Charmouth · Clevedon · cold water · Dorset · English Channel Swim · Jane Austen · Jurassic Coast · Lyme Regis · mental health · open water swimming · outdoor swimming · sea swimming · Social prescribing · swimming

33: Sink Or Swim

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Sink or swim, hold your breath and just dive right in.
I’ll be there; I’ll be there with you till the end. (Lewis Watson, 2014)

 

I have been watching a Channel 4 TV programme called Sink Or Swim in which 11 people, who previously could not swim or who were afraid of the water, are being trained and coached, over a period of 3 months, to prepare them to swim the English Channel in aid of the charity Stand Up To Cancer. Some of these are ‘celebrities’ I have heard of, most are not, but, regardless of who they are, I am finding their ‘journey’ inspiring and I respect and admire them all as they are being ‘pushed to their limits’ and ‘transformed into strong open water swimmers’.

In addition, for me, the programme is highlighting how empowering, addictive and achievable swimming in cold open water can be.

I have been reading back over some of my earliest blog posts (see Stormy Waters) and reminding myself how terrifying and difficult I found swimming in the sea when I started – and I considered myself to be a competent swimmer. Looking back I know that I have made considerable progress as an open water swimmer – but I would still balk at the prospect of swimming the Channel! So, whether or not they make it, I am very impressed that they are even considering attempting it. Whatever the final outcome, they can all proudly claim that they are now open water swimmers.

Look How Far We’ve Come

I can barely swim, And the current’s coming in, And the current’s coming in again (Imagine Dragons, 2011)

I am equally, if not more, impressed and inspired by the progress of some of the people I know who swim at Clevedon. In the 2 years since I have been ‘an open water swimmer’ I have met, swum with and followed the progress of quite a number of swimmers who have made the transformation from non-swimmer (or unconfident dipper) to competent  and enthusiastic open water endurance swimmer.

I find it quite amazing that someone who previously could only swim a gentle heads-up breast-stroke can now (within a year of starting swimming) swim 10k front crawl. Equally inspiring, many of these ‘novice’ swimmers have also swum considerable distances through the winter in ‘skins’. I sometimes feel that my own achievements are rather tame by comparison!

These achievements are not only a fantastic example of determination but also testament to the fantastic swimming coaching that is available to anyone who wants to become a swimmer and/or open water swimmer. According to the Channel 4 TV programme one in five British adults are unable to swim and one in three children leave school without being able to swim. The series aims to challenge the stigma of being a non-swimmer as it follows the progress of these ‘celebrities’ and to demonstrate that, with the appropriate support and coaching, anyone can (and everyone should) learn to swim. So, if you haven’t already – just start swimming!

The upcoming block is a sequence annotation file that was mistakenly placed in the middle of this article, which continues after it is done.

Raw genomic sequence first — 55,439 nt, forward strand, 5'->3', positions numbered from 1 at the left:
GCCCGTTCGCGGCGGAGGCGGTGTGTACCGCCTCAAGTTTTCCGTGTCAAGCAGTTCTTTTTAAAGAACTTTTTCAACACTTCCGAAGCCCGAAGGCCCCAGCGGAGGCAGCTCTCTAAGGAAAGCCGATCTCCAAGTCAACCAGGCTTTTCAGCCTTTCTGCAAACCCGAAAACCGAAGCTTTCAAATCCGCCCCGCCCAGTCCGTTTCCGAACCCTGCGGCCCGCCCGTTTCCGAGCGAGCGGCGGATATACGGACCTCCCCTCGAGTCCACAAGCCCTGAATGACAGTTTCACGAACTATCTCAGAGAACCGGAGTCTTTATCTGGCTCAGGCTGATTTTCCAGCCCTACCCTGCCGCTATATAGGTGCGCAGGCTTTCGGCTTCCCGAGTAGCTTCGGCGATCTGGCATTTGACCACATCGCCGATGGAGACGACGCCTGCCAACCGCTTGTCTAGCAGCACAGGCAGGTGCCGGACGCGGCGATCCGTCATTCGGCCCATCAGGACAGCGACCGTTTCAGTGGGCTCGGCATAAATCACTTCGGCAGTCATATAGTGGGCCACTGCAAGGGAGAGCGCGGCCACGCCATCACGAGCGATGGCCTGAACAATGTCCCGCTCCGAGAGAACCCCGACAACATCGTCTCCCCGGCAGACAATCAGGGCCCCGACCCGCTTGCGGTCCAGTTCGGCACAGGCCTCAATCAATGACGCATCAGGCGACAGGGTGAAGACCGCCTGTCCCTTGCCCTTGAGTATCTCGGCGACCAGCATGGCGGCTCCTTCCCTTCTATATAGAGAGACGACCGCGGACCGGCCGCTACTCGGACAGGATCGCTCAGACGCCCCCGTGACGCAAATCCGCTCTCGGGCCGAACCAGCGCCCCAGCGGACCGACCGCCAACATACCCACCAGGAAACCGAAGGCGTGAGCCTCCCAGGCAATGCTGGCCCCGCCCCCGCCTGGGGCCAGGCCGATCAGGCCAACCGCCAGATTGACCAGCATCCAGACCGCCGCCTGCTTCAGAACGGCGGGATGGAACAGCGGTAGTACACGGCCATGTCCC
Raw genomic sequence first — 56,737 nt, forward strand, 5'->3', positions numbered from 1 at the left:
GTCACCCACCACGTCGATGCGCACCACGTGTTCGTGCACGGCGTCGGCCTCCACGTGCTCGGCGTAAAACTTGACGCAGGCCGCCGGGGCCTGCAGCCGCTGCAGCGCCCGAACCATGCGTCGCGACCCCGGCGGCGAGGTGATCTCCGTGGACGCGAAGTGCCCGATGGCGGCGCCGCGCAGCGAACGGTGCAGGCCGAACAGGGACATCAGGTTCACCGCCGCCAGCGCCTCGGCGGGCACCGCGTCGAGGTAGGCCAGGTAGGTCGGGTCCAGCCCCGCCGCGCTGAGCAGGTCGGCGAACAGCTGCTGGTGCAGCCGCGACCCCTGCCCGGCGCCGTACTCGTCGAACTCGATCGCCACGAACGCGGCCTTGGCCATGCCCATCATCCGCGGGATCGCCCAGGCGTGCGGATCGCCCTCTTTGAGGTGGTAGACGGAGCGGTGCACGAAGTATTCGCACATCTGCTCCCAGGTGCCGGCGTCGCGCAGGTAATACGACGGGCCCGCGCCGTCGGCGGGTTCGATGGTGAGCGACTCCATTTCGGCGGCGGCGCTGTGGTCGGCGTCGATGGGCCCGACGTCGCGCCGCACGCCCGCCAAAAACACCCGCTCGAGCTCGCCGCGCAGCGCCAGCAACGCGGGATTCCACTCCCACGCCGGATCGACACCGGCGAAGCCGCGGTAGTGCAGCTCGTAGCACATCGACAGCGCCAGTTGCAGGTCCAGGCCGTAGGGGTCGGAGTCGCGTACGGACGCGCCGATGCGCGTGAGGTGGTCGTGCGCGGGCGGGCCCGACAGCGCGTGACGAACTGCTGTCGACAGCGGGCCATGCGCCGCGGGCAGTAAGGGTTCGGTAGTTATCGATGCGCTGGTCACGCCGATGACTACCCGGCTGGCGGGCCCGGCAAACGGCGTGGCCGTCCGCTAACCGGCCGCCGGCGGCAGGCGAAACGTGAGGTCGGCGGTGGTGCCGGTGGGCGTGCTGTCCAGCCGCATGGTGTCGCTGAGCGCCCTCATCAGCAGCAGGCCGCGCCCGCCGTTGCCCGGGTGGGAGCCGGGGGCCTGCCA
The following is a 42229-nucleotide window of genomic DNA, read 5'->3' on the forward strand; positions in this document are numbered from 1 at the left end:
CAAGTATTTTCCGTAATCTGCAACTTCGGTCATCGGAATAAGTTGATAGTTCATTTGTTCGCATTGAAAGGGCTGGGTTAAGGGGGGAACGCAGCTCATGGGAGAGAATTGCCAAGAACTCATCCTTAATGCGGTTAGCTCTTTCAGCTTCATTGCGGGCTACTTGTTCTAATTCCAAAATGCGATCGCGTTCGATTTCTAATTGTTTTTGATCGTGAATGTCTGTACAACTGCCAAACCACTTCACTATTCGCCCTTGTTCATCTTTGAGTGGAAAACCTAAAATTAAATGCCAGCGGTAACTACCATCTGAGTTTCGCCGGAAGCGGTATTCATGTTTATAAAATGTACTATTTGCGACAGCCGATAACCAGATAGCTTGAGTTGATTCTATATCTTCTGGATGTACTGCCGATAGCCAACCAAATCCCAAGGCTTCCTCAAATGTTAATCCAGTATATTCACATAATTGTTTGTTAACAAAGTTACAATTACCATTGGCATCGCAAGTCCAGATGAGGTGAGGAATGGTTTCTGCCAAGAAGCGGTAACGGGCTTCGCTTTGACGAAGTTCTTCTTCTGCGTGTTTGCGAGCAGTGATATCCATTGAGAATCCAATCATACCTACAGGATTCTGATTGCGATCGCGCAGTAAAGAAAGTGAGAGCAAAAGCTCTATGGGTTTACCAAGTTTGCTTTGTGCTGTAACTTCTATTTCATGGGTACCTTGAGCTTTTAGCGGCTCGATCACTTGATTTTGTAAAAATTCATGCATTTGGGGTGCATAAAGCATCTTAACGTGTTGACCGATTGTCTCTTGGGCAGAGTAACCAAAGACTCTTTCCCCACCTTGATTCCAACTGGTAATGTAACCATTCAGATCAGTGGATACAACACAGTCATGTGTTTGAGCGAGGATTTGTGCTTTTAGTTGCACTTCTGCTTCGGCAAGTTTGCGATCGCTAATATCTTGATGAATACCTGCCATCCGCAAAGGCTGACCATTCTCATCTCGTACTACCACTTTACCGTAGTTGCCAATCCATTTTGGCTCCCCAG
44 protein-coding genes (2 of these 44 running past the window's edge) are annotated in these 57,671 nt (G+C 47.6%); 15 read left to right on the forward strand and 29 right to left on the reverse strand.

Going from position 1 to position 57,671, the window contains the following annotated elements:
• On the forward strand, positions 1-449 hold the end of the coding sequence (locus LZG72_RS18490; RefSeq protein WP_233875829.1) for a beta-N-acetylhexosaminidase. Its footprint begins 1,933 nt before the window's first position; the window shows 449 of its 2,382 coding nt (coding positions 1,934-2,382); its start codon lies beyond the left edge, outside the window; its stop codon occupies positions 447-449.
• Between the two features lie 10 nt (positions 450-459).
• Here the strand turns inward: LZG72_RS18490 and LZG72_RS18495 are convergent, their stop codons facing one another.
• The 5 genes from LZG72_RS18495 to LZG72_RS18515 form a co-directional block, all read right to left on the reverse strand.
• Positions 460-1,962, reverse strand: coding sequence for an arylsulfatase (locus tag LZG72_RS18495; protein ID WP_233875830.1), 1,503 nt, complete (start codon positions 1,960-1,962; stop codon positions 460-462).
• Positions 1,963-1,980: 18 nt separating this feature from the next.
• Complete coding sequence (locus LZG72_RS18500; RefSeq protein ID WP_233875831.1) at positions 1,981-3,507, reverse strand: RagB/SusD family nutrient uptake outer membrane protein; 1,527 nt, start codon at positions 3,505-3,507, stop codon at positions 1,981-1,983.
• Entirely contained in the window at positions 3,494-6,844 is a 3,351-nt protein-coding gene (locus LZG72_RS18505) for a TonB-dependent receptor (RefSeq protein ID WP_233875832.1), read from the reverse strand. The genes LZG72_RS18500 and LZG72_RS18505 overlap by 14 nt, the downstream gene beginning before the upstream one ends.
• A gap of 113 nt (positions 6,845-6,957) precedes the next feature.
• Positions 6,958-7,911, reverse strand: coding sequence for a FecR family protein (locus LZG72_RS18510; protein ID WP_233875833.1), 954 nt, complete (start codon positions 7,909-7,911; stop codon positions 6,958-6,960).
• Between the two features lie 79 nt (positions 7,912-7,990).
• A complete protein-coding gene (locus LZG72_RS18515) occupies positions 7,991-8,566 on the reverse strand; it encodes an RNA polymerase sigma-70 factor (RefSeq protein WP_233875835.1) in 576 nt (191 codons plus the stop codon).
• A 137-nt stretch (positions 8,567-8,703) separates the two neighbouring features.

Sea Bathing

Another TV programme that I have been enjoying recently is a Sanditon an ITV television drama series based on an unfinished manuscript by Jane Austen (at the time of her death in 1817, Austen had completed 24,000 words of the novel). The drama is set in a fictional  seaside town, called Sanditon, and much of the story promotes the growing popularity and perceived health benefits of eighteenth century ‘sea bathing’.

Sea-bathing was being prescribed by doctors as early as 1750, and things really took off when George III chose to recuperate in Weymouth in 1789. In the later part of his life, George III had a recurrent, and eventually permanent, mental illness. Although it has since been suggested that he had the blood disease porphyria, the cause of his illness remains unknown. His physicians extolled the virtues of sea water to aid his recovery and recuperation from these episodes and thus, this treatment was given the Royal stamp of approval.

Jane Austen was an enthusiastic fan of ‘sea bathing’ (janeausten.co.uk) and her family enjoyed many sea-side holidays.  Her unfinished novel, Sanditon, is set in a fictional seaside resort town of the same name, where a new seaside community is being developed to attract visitors for the therapeutic or curative benefits of sea-air and sea-bathing. In Sanditon, Mr Parker asserted that:

” No person could be really well … or in a state of secure and permanent health without spending at least six weeks by the sea every year … sea air was healing, softening, relaxing, fortifying and bracing” (Austen, 1817)

Rather than being about swimming, however, sea-bathing was seen as more of an extension of the indoor spa bathing that was so popular in Regency England. It was the immersion in cold water and exposure to ‘bracing’ sea air that was considered to be therapeutic. Interestingly, in the light of recent research on the benefits of cold water swimming (see my blog The Happy Club), doctors at the time often prescribed for their patients immersion in the coldest water available and Jane Austen’s family sea-side visits generally took place in the winter – between September and February.